France’s far right benefits from almost everything in the country: a broken economy; a still-rising unemployment rate; job insecurity and a fear of loss of social status; an endangered welfare system and public services; a repellent “European project”; a wave of migration, heightened by chaos in some Arab countries; coordinated attacks planned by those who claim to act in the name of Islam. And a Socialist Party that for almost 30 years has shared with the right the responsibility for neoliberal policies now locked in through European treaties, and a project of remaining in power indefinitely by presenting itself every election as the last defence against the Front National (FN).
The result: no other political force displays as much momentum and cohesion as the far right, and none communicates as effectively the feeling that it knows the way and owns the future. No party has any convincing strategy for challenging the far right (1). Prime minister Lionel Jospin, ousted from the second round of the 2002 presidential election by Jean-Marie Le Pen, talked of a “thunderbolt” and, as he withdrew from public life, invited his Socialist comrades to “prepare the reconstruction of the future.” The task fell to François Hollande…
It is pointless to ascribe such a political phenomenon to a single cause when it has developed over decades. In the UK and Denmark, xenophobic movements have prospered without a ruling socialist party to make that possible, and in Poland and Switzerland, with better economic situations than France has. The far right has not done so well where unemployment rates are higher than in France (10.8%) — in Spain (21.6% in 2015), Greece (24.6%) and Cyprus (15%). Moreover, the FN was already doing very well before the Paris attacks in January and November 2015, and before the recent influx of migrants, even if these events have boosted it. As most things have done.
The important fact is not just that FN candidates came first in six out of 13 regions and in 46 out of 96 départements in the first round of regional elections on 6 December 2015. It is that the FN improved its results almost everywhere in the second round, including regions where it had no chance of winning a majority. For an FN sympathiser, an FN vote now seems a worthwhile vote and the party, far from being an auxiliary force that can be absorbed by the right, is beginning to successfully encroach on its terrain: 18-20% of those who voted for Nicolas Sarkozy in 2012 seem to have switched to the FN last December (2).
The resolution of voters on the far right is all the more significant as the electoral system and current party alliances heavily penalise the FN. It came first in votes cast in December’s regional elections (as it had done in May 2014 European elections and March 2015 departmental ones), but it does not control a single regional or departmental council. And in parliament it has only two deputies (out of 577) and two senators (out of 348) (3). This democratic anomaly enables it to continue to portray itself as the victim of a widely despised political class, which it criticises with the sincerity of the excluded.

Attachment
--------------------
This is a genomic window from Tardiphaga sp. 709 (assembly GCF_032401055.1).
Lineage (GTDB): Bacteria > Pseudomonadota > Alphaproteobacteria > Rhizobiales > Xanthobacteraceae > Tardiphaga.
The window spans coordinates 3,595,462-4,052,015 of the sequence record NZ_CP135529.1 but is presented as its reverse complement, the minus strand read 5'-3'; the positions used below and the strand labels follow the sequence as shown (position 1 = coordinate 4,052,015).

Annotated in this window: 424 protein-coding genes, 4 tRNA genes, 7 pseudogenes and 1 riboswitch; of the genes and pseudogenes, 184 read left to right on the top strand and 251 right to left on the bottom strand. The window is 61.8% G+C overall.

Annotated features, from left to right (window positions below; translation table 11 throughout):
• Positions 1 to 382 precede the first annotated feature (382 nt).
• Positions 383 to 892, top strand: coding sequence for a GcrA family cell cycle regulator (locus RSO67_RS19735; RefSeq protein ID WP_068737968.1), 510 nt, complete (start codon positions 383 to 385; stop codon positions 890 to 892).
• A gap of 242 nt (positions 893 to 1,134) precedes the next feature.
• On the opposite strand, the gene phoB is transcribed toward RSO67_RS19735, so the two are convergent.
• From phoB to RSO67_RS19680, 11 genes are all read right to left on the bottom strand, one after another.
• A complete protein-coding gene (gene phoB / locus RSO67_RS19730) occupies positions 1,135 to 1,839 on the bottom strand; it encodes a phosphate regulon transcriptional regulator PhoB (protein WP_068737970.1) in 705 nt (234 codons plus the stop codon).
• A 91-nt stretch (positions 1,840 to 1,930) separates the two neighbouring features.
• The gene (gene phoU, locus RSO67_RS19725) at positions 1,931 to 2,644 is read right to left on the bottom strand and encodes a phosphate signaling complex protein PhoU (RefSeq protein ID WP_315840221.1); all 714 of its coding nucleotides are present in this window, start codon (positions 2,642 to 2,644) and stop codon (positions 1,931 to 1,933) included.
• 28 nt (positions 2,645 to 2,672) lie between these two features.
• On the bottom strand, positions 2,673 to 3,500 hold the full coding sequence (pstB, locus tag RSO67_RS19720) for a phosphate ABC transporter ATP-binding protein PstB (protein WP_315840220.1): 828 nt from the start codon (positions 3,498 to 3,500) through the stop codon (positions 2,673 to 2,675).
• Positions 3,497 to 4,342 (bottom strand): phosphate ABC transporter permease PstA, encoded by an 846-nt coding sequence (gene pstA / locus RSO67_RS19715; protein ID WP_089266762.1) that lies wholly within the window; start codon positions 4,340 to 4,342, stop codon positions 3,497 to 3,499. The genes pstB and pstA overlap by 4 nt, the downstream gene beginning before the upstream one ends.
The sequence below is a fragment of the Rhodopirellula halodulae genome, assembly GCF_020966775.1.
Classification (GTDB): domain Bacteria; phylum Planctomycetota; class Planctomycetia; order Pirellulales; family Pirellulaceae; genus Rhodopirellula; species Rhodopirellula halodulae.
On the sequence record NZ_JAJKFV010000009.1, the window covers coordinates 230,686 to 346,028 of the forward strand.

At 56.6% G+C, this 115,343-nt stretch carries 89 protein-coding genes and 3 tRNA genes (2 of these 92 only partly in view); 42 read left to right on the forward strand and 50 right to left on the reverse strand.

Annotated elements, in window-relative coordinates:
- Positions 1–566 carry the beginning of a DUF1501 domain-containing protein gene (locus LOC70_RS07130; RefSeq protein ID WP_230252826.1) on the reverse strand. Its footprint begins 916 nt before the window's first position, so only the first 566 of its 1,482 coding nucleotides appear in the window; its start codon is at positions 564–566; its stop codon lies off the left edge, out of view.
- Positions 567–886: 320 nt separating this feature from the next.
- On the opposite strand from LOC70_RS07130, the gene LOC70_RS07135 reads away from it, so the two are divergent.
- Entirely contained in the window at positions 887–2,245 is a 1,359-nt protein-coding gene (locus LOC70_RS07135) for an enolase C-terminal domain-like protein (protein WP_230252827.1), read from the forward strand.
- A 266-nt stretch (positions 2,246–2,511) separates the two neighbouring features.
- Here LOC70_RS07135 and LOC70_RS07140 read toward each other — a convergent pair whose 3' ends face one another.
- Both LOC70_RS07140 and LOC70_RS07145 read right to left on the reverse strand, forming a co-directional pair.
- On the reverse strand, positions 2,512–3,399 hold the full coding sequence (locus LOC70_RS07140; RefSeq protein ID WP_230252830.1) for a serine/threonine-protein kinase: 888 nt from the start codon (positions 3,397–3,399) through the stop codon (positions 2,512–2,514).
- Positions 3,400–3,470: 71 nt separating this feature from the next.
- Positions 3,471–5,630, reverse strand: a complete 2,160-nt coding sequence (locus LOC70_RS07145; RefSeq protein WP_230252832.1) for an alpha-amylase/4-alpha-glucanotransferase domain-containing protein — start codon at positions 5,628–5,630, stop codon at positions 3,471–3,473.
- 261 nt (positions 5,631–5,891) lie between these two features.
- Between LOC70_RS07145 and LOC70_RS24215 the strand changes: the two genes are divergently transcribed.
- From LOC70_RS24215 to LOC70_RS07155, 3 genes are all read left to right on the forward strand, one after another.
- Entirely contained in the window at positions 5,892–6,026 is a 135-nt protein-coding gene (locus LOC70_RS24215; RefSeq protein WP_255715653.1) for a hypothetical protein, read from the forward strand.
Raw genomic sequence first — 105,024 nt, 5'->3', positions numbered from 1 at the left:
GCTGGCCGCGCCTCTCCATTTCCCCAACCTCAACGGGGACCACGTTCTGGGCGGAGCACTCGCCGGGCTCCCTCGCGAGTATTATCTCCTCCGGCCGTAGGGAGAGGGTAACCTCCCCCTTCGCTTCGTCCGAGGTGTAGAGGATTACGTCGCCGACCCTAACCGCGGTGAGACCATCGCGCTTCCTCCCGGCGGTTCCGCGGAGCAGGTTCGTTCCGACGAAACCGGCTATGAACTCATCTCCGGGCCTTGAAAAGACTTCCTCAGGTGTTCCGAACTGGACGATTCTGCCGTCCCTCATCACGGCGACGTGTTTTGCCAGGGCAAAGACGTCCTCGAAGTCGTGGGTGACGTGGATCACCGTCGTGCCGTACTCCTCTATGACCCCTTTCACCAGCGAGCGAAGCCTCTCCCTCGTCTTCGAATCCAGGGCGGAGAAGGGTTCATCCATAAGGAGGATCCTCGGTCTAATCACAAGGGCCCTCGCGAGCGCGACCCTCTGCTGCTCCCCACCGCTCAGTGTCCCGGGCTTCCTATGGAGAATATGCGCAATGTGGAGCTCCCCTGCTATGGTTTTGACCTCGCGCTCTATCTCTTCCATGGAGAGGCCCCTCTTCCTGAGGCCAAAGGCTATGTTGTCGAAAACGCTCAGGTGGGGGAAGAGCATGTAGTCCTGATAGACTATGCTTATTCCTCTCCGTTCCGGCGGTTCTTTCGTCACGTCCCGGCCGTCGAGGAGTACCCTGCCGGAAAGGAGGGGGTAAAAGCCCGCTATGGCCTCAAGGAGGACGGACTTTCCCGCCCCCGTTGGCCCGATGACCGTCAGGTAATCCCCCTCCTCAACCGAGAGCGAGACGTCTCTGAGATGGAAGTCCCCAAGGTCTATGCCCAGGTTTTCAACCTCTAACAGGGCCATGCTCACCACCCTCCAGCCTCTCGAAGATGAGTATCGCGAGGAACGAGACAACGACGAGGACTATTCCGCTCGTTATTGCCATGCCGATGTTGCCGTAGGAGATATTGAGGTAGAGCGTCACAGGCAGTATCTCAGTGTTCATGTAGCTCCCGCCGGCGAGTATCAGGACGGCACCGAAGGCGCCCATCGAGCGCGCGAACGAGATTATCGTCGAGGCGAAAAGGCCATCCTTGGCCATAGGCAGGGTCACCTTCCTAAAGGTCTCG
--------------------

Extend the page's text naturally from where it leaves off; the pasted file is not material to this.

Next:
But in the battle of ideas, the FN is dominant, and its intellectual enemies — overcome with gloom and defeat, riven with schisms and divisions — too often seek comfort and reassurance in the merely theoretical radicalism of universities (4). The mainstream media do not make life for the FN any harder when they alternate reports of “brazen Islam” and reactionary thinkers.
Not just in France
Traditionally, the victory of a leftwing majority coincided with a radicalisation of the right, which felt dispossessed of the power it thought it owned. The hostility François Hollande provokes in conservative circles is more troubling, because it is hard to see how his policies differ from theirs, except over same-sex marriage: the right did indeed mobilise against that three years ago, but if it were to return to power no one believes there would be any revision of the law (5).
Like the far right, the mainstream right likes to lambast the politically correct. This is not an exclusively French phenomenon (6). In the US, Republican contender Donald Trump’s assaults on Mexican “rapists” or Muslim “terrorists” enable him to emphasise his courage in departing from the flabby consensus of the left, intellectuals, the middle class and snobs. His attacks have a guaranteed effect: the media feign outrage, then allow him to explain himself so much that it is difficult to hear anyone but him. Should 11 million illegal immigrants be expelled? Should a border wall be built with Mexico? Should records be kept on all US Muslim citizens and all others prohibited from entering the country? Such “debates” arise time and again. Opposition to these ideas is taken as evidence of cowardice, permissiveness, and contempt for the aspirations of the silent majority, even of willingness to expose the US to new attacks.